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The Maltese Falcon

I vascillated for several hours on which film to choose for this project. The Birds, Rear Window, The Wizard of Oz and so many others seemed like they were ripe with potential. I finally landed on The Maltese Falcon as it was one of the first classic films I remembered truly appreciating in my teens. It also possesses a remarkable visual style that has stuck with me for a long time. But what finally made it the obvious choice for this project was the simple fact that the entire story of the film is wrapped around the pursuit of a single, seemingly unattainable object that corrupts all who encounter it.

For those who have not seen the film, Detective Sam Spade becomes embroiled in the pursuit of a treasure known as the Maltese Falcon which is said to contain treasures unimaginable and be worth a vast fortune. Spade watches as the group with whom he both fights and provides assistance to double cross each other in pursuit of the falcon. It is a tale of morality and corruption told in a bold visual style and features some truly top notch performances, most notbly, the great Humphrey Bogart as Sam Spade.

I began playing with images and learned quickly that the bird itself needed to be the focal point of the poster. Whatever decisions were made (font, colors, action, etc.) the bird would play the central role of the poster just as it does in the film. While playing with the image of the bird, I realized that a solid block for the bird image would be the most striking way to go and while playing with its' size and color, a small red eye and eyebrow were added for dramatic effect.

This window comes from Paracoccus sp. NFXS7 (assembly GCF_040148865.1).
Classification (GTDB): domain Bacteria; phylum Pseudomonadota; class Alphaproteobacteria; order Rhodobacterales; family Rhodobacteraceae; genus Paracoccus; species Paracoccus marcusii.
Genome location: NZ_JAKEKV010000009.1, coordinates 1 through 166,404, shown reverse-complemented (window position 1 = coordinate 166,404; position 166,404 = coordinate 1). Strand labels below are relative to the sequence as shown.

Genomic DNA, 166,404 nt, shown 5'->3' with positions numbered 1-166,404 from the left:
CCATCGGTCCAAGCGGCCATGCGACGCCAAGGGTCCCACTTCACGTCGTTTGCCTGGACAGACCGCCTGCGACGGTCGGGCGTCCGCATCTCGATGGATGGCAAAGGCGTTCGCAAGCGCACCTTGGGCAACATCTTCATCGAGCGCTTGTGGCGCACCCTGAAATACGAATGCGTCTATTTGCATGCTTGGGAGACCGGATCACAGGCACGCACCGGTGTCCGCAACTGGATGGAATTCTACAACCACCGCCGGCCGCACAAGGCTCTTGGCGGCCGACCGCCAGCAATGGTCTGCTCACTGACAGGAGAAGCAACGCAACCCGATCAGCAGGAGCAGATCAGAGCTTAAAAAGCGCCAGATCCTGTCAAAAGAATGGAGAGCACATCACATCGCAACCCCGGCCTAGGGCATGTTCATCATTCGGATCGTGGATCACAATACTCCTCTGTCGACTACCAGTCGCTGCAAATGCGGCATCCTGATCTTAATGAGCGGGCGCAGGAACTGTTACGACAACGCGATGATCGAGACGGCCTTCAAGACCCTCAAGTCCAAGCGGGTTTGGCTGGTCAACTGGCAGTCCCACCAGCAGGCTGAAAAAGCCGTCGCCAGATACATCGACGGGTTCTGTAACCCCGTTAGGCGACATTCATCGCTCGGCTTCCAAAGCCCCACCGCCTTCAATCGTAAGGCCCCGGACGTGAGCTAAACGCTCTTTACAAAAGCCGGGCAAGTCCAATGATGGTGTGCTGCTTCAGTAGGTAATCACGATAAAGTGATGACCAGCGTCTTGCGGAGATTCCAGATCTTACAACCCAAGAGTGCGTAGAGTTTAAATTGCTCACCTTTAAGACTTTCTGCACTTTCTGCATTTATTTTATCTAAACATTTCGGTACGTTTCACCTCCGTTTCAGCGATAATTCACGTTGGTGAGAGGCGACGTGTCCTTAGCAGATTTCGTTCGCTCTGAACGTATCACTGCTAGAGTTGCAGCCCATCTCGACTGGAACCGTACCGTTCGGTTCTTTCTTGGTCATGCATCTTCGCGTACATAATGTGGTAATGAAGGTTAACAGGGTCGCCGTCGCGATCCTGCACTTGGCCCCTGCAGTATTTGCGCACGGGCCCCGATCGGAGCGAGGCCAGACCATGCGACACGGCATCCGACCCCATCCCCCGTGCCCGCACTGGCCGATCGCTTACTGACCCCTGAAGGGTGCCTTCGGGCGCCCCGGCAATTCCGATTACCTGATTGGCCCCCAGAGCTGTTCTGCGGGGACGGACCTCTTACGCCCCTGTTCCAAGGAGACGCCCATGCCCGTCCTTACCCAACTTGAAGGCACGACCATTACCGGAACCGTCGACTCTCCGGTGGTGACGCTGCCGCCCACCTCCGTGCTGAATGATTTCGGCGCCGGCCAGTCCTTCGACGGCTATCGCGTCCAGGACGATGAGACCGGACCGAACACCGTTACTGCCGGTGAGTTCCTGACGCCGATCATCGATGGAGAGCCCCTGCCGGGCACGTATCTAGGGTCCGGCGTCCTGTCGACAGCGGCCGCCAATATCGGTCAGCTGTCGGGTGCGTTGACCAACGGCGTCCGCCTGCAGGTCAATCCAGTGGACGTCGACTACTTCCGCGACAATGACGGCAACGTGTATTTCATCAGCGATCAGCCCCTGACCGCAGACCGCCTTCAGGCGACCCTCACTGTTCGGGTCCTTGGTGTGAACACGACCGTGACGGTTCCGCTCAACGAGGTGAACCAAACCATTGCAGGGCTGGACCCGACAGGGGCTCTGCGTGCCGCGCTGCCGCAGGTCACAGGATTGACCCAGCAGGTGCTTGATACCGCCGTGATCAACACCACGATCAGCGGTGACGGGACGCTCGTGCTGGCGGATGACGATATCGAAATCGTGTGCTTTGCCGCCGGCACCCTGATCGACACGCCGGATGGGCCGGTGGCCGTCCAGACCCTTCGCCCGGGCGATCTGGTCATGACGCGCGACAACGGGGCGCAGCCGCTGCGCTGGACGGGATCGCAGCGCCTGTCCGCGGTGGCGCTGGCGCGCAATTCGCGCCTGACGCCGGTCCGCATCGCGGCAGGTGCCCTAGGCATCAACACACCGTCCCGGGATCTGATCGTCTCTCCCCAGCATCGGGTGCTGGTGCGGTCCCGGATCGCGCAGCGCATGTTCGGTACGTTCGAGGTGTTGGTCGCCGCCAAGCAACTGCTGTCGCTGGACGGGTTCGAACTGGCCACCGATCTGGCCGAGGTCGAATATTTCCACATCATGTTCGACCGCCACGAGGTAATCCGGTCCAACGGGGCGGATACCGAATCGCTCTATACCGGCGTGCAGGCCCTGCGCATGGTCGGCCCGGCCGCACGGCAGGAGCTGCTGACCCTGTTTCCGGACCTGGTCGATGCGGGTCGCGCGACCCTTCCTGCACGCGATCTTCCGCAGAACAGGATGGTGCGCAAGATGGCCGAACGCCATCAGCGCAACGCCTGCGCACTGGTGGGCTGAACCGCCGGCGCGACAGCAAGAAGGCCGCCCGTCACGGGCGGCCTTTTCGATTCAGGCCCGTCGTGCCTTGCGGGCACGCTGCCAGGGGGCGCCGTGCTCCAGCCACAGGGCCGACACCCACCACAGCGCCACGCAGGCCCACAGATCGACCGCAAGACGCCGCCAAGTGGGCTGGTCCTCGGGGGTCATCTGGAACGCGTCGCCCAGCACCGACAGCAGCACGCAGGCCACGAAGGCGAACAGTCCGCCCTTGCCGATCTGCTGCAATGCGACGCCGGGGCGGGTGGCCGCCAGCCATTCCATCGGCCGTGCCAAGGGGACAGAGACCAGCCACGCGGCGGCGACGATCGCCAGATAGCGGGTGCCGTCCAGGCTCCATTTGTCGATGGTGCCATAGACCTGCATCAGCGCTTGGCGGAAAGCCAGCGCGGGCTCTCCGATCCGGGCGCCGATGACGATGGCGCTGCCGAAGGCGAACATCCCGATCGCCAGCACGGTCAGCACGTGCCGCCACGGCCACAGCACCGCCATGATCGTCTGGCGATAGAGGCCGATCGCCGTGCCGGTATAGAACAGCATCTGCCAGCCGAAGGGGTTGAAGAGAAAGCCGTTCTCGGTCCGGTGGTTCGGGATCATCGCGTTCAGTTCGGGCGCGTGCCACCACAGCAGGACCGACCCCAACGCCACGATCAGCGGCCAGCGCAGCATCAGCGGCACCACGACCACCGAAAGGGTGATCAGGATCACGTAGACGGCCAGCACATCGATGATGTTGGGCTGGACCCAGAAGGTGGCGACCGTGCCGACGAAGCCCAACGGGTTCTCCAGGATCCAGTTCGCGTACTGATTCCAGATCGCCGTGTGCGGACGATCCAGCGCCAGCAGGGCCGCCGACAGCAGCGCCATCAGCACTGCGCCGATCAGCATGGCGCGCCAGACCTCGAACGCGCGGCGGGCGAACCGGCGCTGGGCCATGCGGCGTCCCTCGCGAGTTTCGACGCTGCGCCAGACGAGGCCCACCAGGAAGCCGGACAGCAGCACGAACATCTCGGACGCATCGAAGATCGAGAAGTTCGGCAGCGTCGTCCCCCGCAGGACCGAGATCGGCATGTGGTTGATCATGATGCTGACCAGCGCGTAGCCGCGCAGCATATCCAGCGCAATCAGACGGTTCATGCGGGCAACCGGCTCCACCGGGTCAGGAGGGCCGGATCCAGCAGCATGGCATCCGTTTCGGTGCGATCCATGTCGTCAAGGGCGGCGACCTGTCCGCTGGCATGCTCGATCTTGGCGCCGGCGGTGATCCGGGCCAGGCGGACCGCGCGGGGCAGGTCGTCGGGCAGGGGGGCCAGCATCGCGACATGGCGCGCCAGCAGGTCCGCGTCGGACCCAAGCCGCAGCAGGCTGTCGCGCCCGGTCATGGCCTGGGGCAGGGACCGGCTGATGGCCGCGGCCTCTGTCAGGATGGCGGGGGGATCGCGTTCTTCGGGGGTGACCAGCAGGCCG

The font needed to be simple and bold, but I wanted it to have clarity. So, I used a red font to accent the eye collr of the falcon and then outlined the red text with a white stroke to help it jump from the page. The small "THE" that appears is done in white to allow for it to be included, but to diminish it's import to the design and where the readers eye might go. 

By placing the bird in the right half of the image and running the word "MALTESE" down the side vertically on the left draws the viewre's eye first to the bird and then to the text. The word "FALCON" is not only shadowed (as is the bird itself) but the text is put on an angle to give it the appearance of flight and meets with the falcon's talons to give the impression that the bird is flying away with it in much the same way it steals the morality of those who pursue it.

Finally, I added the tag line "The stuff that dreams are made of . . . " as a nod to those that have seen the film and know the final scene. For those who have not seen it, this line provides a teaser of sorts that welcomes them in to this world.

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